Wednesday, February 13, 2013

I should be writing papers,

Photo by The Cleveland Kid
Or praying the Akathist for Healing from Cancer.

Instead, I am going to throw myself on faith and write these prayers of thanksgiving. But, I swear, they are damp. They are soaked in salt and water.

For sparrows, Dearest God, I am thankful. 
For Julia Sparrow, I am thankful. And, for learning today that in medieval times, February 14 was a midpoint, a day that birds began to sing for their spring return.

Tonight there are ashes on the foreheads of my friends who are Western Christians, to remind them
from ashes and dust we came, and from the ashes and dust of Christ's death, when we are crucified with Him, we are resurrected too.
I remember how strange it was to sit in an ESL certification class four years ago with a room full of women and men, heads smeared with ash streak. I've never been marked with ashes, but at our vigils, priests annoint our foreheads with holy oil in the same cross shape. The beginning of Eastern Great Lent is weeks off for us this year. On Wednesday of the first week, we gather for the blessing of the holy oil and annointing. It is a reminder that our bodies are fragile, made whole again, only by healing and the action of God. Grace. In the west, they sing "grace means unmerited favor." In the east, grace is the energy of God.

I hope in Grace. My hope is in God.

On this night, I am reminded we are fragile, made of things that get sick, mutate and break. I am reminded that sparrows rise up again. His eye is on them as they fly back and make nests. They sing while they do this, trusting in the humble rhythm of new life and hope. Birth and Resurrection. I am reminded that winter, so frozen in death's grip, lasts only for a season. Then God sends along spring.
For the genius of my sister Naomi, and her husband Andy who gave Julia the middle name Sparrow, I am thankful. What mysteries at how these meanings can unfold to us in crises. How I hope this means something to them as well.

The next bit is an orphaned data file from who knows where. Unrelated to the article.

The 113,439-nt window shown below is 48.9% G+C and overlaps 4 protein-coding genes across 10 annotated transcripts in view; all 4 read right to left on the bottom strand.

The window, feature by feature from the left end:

Tonight, Great Lent begins for you in Western Christendom and Lent is called Joyful Sorrow. It is a sojourn in a desert of repentance, pointing towards the glorious resurrection by which we have life. Sorrow holds its grip only so long. And, God mixes rainbows with rain storms. He gave us beauty for ashes, the oil of joy for mourning, and a garment of praise for a spirit of heaviness.

Oh, our cloaks tonight feel like cement, like so many ashes compacted together to be bricks. But I cling to those sparrows flying up from the South, singing. 

Oh, Death where is thy sting? O Grave where is thy victory? 

I cling to a hope I cannot see, whose proof someone might dispute. If the worst happened, I am fragile. I too am breakable. Last Sunday, my husband homilized that faith calls for the courage of the Canaanite woman, the one who wanted her daughter to be healed. Christ implied that she was a dog, seeking crumbs from the master's table. She did not shrink away from him after that. Oh No! She had the courage to approach that table, his body and his face and ask for life.

Life is something my family gives me, even now. I am thankful that Naomi and Andy named their eldest in a special way-- Eddie, for my grandfather, who died on the Eve of Thanksgiving. Remember, Eucharist means thanksgiving. I am reminded whenever I picture I see of my grandfather, in his boisterous days and his tired old ones, that he was ever joyful, ever fixed on Christ His Savior and ever thankful. He prayed for every one of us by name, every day. His booming voice waking me up. He was one of God's sparrows singing like a king. Every name he sang, every name of every child and grandchild. My grandmother next to him, saying, "Amen" at the end of his praying.

I am thankful for you, Naomi and Andy. I am thankful I get to be in this family. I am reminded that in your faces, in your joys and sorrows, in your service, in your children, I see the face of God. 
I have been humming, "There is a Redeemer, Jesus, God's own Son, Precious Lamb of God, Messiah, Holy One." I couldn't figure out why, until I remember the refrain: "Thank you, O My Father, For giving us Your Son, and leaving your Spirit until Your work on earth is done." 

I'm supposed to be writing tonight a critical paper on Kathleen Norris' Meditations on Mary, which is largely segments of Scripture, many paintings of Mary's life, and a couple of essays. I was going to begin that this book was truly about meditating by looking on the paintings of Mary until we see in her the icon of her Son, her Savior and ours. When I look up the faces of my family, I know there too is the icon of the Savior written. Glory to God in all Things! (PS. That phrase originates from St. John Chrysostom, who said this as he was dying in exile. Fr. Gregory Petrov wrote an Akathist of Thanksgiving, using those words, from his prison, shortly before his death in 1940. The akathist is a song of praise from a place of the worst sufferings.)

No comments:

Post a Comment